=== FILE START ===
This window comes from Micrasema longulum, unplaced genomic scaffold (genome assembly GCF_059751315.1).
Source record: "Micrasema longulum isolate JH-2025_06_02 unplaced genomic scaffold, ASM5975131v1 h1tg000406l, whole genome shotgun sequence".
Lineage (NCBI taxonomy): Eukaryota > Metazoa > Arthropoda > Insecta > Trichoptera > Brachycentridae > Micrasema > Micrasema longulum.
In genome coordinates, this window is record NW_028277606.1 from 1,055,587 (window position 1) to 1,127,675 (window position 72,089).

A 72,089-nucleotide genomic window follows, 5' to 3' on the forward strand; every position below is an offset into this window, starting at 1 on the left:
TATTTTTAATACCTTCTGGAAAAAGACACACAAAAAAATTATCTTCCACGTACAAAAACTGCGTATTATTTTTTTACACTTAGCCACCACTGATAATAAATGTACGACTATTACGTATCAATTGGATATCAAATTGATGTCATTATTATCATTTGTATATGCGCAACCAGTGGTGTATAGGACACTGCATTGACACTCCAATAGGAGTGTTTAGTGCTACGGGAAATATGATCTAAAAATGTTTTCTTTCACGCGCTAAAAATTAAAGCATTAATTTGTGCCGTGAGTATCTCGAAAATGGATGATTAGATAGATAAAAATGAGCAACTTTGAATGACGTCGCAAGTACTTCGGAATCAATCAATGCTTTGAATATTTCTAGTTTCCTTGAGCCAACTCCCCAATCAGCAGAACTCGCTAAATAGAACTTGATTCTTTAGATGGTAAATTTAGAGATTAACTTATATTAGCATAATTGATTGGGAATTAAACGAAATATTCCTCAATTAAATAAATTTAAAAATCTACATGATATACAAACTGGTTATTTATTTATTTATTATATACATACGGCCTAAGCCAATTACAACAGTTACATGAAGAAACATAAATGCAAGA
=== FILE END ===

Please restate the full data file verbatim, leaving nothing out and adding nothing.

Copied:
This window comes from Micrasema longulum, unplaced genomic scaffold (genome assembly GCF_059751315.1).
Source record: "Micrasema longulum isolate JH-2025_06_02 unplaced genomic scaffold, ASM5975131v1 h1tg000406l, whole genome shotgun sequence".
Lineage (NCBI taxonomy): Eukaryota > Metazoa > Arthropoda > Insecta > Trichoptera > Brachycentridae > Micrasema > Micrasema longulum.
In genome coordinates, this window is record NW_028277606.1 from 1,055,587 (window position 1) to 1,127,675 (window position 72,089).

A 72,089-nucleotide genomic window follows, 5' to 3' on the forward strand; every position below is an offset into this window, starting at 1 on the left:
TATTTTTAATACCTTCTGGAAAAAGACACACAAAAAAATTATCTTCCACGTACAAAAACTGCGTATTATTTTTTTACACTTAGCCACCACTGATAATAAATGTACGACTATTACGTATCAATTGGATATCAAATTGATGTCATTATTATCATTTGTATATGCGCAACCAGTGGTGTATAGGACACTGCATTGACACTCCAATAGGAGTGTTTAGTGCTACGGGAAATATGATCTAAAAATGTTTTCTTTCACGCGCTAAAAATTAAAGCATTAATTTGTGCCGTGAGTATCTCGAAAATGGATGATTAGATAGATAAAAATGAGCAACTTTGAATGACGTCGCAAGTACTTCGGAATCAATCAATGCTTTGAATATTTCTAGTTTCCTTGAGCCAACTCCCCAATCAGCAGAACTCGCTAAATAGAACTTGATTCTTTAGATGGTAAATTTAGAGATTAACTTATATTAGCATAATTGATTGGGAATTAAACGAAATATTCCTCAATTAAATAAATTTAAAAATCTACATGATATACAAACTGGTTATTTATTTATTTATTATATACATACGGCCTAAGCCAATTACAACAGTTACATGAAGAAACATAAATGCAAGA